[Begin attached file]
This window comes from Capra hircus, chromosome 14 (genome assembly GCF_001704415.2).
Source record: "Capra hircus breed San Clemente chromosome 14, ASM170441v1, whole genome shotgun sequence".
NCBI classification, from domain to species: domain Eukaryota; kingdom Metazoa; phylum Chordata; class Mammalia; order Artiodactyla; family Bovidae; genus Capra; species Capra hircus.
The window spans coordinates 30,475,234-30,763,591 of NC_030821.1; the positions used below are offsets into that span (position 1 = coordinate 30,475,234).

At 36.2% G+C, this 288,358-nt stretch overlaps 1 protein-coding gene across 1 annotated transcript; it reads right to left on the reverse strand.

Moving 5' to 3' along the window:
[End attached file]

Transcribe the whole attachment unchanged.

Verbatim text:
This window comes from Capra hircus, chromosome 14 (genome assembly GCF_001704415.2).
Source record: "Capra hircus breed San Clemente chromosome 14, ASM170441v1, whole genome shotgun sequence".
NCBI classification, from domain to species: domain Eukaryota; kingdom Metazoa; phylum Chordata; class Mammalia; order Artiodactyla; family Bovidae; genus Capra; species Capra hircus.
The window spans coordinates 30,475,234-30,763,591 of NC_030821.1; the positions used below are offsets into that span (position 1 = coordinate 30,475,234).

At 36.2% G+C, this 288,358-nt stretch overlaps 1 protein-coding gene across 1 annotated transcript; it reads right to left on the reverse strand.

Moving 5' to 3' along the window: